• Wheaton, Illinois: Theosophical Pub. House, 1975, 1994.
    • Mr. Peters and the Goddess. Los Angeles, California: Philosophical Research Society, 1970s. Excerpt of The People of the Blue Mountains.
    • Digital versions available at Hathitrust, Internet Archive, and Project Gutenberg.
    • Numerous Russian editions and printings beginning in 1883; also Spanish translation, 2012.
NOTE: A new translation of Caves and Jungles from the Russian is being posted on the Teopedia website.

Translations into Russian

  • The Mystery of Edwin Drood, a posthumous work by Charles Dickens, was completed by spiritualist T. P. James, a practitioner of automatic writing. HPB translated this into Russian.[4][5] Russian text is available at the Bakhmut Roerich Society website.
Cover art by Reginald Machell

Occult stories

  • Nightmare Tales. London: Theosophical Publishing Society; New York; The Path; Madras: Theosophical Society, 1892. The cover art was by Reginald Machell.[6] An account in Lucifer relates that both the cover art of Nightmare Tales and this illustration were created by Reginald Machell, along with "some clever tailpieces, consisting of Japanese monsters of indescribable curliness."[7] Other editions and translations:

Organizational lectures, instructions, and reports

  • The Original Programme of The Theosophical Society. 1886. Available at Theosophy Northwest.
  • Madame Blavatsky's Esoteric Papers A Comprehensive Compilation of H. P. Blavatsky's Esoteric Papers. 1888-1891. Compiled by Daniel Caldwell. Portions are available at the Blavatsky Archives and at Teopedia.

Pamphlets and articles

  • The Kabalah and the Kabalists. Adyar, Madras, India: Theosophical Publishing House, 1919. Adyar Pamphlet #105. Reprinted from "Kabalah and the Kabalists at the Close of the Nineteenth CenturyLucifer Vol X (May, 1892), 185-196. Available at Hathitrust and Canadian Theosophical Association.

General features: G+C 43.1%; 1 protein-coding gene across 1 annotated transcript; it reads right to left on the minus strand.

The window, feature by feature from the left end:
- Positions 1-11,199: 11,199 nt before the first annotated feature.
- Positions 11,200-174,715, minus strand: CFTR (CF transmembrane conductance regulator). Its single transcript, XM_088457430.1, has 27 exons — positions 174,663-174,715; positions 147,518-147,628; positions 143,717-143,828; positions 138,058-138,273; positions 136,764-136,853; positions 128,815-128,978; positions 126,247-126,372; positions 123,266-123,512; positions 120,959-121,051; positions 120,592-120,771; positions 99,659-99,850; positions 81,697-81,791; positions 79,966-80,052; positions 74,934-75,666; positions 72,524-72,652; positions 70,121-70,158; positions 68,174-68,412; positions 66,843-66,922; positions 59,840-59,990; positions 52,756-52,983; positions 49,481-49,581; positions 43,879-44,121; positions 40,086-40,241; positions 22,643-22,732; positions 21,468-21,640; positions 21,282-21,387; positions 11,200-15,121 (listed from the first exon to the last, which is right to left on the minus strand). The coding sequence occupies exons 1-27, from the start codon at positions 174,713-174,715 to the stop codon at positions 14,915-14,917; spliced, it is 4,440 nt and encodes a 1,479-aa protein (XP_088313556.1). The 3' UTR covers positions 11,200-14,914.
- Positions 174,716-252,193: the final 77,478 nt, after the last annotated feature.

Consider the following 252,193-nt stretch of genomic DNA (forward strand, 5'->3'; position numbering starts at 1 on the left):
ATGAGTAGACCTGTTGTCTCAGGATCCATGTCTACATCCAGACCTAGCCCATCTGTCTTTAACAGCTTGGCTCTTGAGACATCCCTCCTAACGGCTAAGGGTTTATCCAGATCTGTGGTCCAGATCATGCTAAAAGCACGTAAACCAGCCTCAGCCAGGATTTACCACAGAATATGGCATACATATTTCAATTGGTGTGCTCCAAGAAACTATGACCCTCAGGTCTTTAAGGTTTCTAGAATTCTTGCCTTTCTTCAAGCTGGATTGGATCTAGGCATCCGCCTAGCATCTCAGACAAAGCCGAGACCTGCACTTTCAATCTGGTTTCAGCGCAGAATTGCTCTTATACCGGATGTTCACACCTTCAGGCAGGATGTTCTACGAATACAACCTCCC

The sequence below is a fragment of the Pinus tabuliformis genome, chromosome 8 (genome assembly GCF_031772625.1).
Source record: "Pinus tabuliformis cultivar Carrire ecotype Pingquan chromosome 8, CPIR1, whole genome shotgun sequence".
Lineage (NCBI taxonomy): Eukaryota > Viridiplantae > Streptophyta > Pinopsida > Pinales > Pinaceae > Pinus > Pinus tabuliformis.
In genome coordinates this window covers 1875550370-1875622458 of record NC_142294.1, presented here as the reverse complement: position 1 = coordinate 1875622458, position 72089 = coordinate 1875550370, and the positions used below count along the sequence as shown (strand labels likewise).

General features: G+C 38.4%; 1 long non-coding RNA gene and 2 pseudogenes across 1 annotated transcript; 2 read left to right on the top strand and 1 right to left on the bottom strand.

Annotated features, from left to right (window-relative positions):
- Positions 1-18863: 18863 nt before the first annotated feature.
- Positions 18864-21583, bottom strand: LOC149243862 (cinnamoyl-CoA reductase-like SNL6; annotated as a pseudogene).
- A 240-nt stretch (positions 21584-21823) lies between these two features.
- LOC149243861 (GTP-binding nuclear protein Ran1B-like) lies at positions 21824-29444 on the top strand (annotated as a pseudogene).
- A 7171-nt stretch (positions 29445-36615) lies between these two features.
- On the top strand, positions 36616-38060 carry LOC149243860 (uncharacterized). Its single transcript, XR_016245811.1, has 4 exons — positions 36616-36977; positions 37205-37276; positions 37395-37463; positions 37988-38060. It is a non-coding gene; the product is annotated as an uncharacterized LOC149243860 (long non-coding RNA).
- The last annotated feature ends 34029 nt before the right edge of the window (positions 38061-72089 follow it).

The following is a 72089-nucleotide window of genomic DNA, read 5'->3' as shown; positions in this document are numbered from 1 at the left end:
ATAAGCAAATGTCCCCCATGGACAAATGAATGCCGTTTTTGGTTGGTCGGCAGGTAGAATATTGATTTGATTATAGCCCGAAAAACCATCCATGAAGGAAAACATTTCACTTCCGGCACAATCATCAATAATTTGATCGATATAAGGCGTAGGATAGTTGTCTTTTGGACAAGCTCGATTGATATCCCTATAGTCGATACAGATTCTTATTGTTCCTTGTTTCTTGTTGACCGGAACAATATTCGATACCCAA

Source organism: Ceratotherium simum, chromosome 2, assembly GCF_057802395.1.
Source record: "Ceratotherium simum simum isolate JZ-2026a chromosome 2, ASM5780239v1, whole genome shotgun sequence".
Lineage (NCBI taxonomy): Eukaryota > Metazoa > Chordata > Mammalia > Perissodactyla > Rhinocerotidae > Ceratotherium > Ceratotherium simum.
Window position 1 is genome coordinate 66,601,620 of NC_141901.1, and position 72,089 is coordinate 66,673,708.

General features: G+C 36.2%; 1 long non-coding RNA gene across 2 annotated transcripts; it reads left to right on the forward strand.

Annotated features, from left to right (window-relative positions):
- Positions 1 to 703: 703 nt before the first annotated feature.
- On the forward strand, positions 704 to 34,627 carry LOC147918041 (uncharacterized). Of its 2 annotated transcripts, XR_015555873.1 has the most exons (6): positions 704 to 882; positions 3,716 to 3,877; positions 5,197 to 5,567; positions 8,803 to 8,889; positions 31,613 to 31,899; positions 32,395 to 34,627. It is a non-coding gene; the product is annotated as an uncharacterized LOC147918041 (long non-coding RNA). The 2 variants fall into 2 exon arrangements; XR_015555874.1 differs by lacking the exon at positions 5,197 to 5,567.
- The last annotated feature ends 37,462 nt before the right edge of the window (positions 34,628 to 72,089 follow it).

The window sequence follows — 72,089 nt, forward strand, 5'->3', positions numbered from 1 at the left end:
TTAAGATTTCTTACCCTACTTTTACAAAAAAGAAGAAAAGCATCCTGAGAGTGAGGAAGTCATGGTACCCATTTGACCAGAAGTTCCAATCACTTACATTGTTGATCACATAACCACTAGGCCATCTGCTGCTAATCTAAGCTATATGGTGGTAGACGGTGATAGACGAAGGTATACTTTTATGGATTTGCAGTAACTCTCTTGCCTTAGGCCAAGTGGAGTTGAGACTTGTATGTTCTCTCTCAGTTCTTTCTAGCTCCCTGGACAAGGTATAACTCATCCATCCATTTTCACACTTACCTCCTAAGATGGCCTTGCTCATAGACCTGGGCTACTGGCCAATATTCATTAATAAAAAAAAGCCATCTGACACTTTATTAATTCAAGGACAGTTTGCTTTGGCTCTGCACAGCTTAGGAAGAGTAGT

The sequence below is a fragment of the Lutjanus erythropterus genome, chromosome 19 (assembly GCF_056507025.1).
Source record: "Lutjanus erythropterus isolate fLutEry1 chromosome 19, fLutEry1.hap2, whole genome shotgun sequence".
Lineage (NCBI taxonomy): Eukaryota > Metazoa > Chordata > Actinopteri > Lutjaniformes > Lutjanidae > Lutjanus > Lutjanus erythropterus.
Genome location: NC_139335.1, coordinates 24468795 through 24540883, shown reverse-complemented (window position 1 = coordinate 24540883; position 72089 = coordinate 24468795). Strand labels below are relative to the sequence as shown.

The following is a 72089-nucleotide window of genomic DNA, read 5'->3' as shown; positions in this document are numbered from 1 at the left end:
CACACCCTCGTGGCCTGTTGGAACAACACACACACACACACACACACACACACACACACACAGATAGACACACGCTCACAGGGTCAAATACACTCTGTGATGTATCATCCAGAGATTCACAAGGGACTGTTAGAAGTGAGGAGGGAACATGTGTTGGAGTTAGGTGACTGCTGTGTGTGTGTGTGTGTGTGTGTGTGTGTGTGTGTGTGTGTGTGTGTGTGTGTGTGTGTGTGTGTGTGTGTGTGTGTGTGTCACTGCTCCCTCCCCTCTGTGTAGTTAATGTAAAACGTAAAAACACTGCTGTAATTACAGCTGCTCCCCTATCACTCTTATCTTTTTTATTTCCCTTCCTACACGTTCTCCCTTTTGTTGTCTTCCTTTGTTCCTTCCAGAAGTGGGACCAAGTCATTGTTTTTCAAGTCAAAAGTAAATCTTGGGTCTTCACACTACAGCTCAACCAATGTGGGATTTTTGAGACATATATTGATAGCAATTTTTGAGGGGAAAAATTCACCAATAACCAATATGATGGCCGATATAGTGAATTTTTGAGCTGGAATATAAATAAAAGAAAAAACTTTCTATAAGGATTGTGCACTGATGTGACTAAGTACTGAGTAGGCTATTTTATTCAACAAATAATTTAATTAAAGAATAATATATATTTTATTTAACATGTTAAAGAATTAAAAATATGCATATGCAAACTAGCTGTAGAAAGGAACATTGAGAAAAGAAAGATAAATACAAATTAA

• What is Truth?. From Lucifer, February, 1888.

Collections and compilations

The Lucifer Collection

Articles written by or edited by H. P. Blavatsky from 1887-1891 in her journal Lucifer have recently been collected into a series called The Lucifer Collection.

Studies in Occultism series

Studies in Occultism: a Series of Reprints from the Writings of H. P. Blavatsky comprised six volumes of reprints issued in 1895 at New England Theosophical Corporation in Boston. These works were originally published in Lucifer have been reissued numerous times. The text of each article is available online from Theosophical University Press, and PDFs of some are available from Teopedia and other sources.

1Practical Occultism. Occultism versus the Occult Arts. The Blessings of Publicity.
2Hypnotism. Black Magic in Science. Signs of the Times.
3Psychic and Noetic Action.
4Kosmic Mind. Dual Aspect of Wisdom.
5The Esoteric Character of the Gospels, Part 1, Part 2, and Part 3. Also available at IAPSOP and Blavatsky Archives.
6Astral bodies. Constitution of the Inner Man.